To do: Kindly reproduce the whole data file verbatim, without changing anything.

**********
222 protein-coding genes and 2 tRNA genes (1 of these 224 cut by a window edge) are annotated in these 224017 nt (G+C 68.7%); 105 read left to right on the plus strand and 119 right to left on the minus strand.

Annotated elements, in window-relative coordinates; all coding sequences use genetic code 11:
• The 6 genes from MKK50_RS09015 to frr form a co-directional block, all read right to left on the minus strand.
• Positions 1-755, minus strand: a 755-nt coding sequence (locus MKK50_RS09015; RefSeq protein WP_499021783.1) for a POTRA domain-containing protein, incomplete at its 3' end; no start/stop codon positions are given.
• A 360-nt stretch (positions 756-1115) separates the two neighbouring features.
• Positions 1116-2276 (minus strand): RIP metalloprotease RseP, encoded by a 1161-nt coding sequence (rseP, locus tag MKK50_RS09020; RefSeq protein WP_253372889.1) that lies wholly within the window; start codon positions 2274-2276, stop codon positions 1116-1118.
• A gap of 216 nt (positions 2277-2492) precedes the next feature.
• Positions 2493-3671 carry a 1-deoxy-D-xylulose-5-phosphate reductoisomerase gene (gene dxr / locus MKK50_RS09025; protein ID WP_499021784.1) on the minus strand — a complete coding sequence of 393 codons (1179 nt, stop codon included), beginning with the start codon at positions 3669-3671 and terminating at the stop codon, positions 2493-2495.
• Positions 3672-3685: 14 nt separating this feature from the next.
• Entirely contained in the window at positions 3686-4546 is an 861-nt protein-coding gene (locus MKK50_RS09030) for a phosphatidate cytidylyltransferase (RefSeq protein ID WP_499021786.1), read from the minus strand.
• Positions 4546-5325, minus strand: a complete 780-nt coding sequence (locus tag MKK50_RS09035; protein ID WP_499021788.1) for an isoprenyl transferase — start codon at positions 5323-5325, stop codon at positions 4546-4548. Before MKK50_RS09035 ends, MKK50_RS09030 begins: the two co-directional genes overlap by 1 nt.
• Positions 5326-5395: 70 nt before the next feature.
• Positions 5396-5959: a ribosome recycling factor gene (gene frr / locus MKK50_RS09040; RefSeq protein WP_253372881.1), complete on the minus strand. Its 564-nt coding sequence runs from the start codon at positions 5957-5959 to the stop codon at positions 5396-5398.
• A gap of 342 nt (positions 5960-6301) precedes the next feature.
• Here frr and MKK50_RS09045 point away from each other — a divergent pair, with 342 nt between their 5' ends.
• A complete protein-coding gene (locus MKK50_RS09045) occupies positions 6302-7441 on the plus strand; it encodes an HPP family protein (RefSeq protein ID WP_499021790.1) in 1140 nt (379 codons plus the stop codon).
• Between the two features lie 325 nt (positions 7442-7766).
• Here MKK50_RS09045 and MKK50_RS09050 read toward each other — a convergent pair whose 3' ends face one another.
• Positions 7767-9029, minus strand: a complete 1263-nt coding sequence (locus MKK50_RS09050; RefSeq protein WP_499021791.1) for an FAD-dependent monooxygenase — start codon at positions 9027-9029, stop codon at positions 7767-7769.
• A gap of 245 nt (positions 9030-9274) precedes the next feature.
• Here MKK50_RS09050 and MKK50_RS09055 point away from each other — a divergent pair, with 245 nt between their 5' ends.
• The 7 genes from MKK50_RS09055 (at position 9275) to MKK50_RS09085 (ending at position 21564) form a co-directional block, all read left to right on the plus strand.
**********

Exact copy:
222 protein-coding genes and 2 tRNA genes (1 of these 224 cut by a window edge) are annotated in these 224017 nt (G+C 68.7%); 105 read left to right on the plus strand and 119 right to left on the minus strand.

Annotated elements, in window-relative coordinates; all coding sequences use genetic code 11:
• The 6 genes from MKK50_RS09015 to frr form a co-directional block, all read right to left on the minus strand.
• Positions 1-755, minus strand: a 755-nt coding sequence (locus MKK50_RS09015; RefSeq protein WP_499021783.1) for a POTRA domain-containing protein, incomplete at its 3' end; no start/stop codon positions are given.
• A 360-nt stretch (positions 756-1115) separates the two neighbouring features.
• Positions 1116-2276 (minus strand): RIP metalloprotease RseP, encoded by a 1161-nt coding sequence (rseP, locus tag MKK50_RS09020; RefSeq protein WP_253372889.1) that lies wholly within the window; start codon positions 2274-2276, stop codon positions 1116-1118.
• A gap of 216 nt (positions 2277-2492) precedes the next feature.
• Positions 2493-3671 carry a 1-deoxy-D-xylulose-5-phosphate reductoisomerase gene (gene dxr / locus MKK50_RS09025; protein ID WP_499021784.1) on the minus strand — a complete coding sequence of 393 codons (1179 nt, stop codon included), beginning with the start codon at positions 3669-3671 and terminating at the stop codon, positions 2493-2495.
• Positions 3672-3685: 14 nt separating this feature from the next.
• Entirely contained in the window at positions 3686-4546 is an 861-nt protein-coding gene (locus MKK50_RS09030) for a phosphatidate cytidylyltransferase (RefSeq protein ID WP_499021786.1), read from the minus strand.
• Positions 4546-5325, minus strand: a complete 780-nt coding sequence (locus tag MKK50_RS09035; protein ID WP_499021788.1) for an isoprenyl transferase — start codon at positions 5323-5325, stop codon at positions 4546-4548. Before MKK50_RS09035 ends, MKK50_RS09030 begins: the two co-directional genes overlap by 1 nt.
• Positions 5326-5395: 70 nt before the next feature.
• Positions 5396-5959: a ribosome recycling factor gene (gene frr / locus MKK50_RS09040; RefSeq protein WP_253372881.1), complete on the minus strand. Its 564-nt coding sequence runs from the start codon at positions 5957-5959 to the stop codon at positions 5396-5398.
• A gap of 342 nt (positions 5960-6301) precedes the next feature.
• Here frr and MKK50_RS09045 point away from each other — a divergent pair, with 342 nt between their 5' ends.
• A complete protein-coding gene (locus MKK50_RS09045) occupies positions 6302-7441 on the plus strand; it encodes an HPP family protein (RefSeq protein ID WP_499021790.1) in 1140 nt (379 codons plus the stop codon).
• Between the two features lie 325 nt (positions 7442-7766).
• Here MKK50_RS09045 and MKK50_RS09050 read toward each other — a convergent pair whose 3' ends face one another.
• Positions 7767-9029, minus strand: a complete 1263-nt coding sequence (locus MKK50_RS09050; RefSeq protein WP_499021791.1) for an FAD-dependent monooxygenase — start codon at positions 9027-9029, stop codon at positions 7767-7769.
• A gap of 245 nt (positions 9030-9274) precedes the next feature.
• Here MKK50_RS09050 and MKK50_RS09055 point away from each other — a divergent pair, with 245 nt between their 5' ends.
• The 7 genes from MKK50_RS09055 (at position 9275) to MKK50_RS09085 (ending at position 21564) form a co-directional block, all read left to right on the plus strand.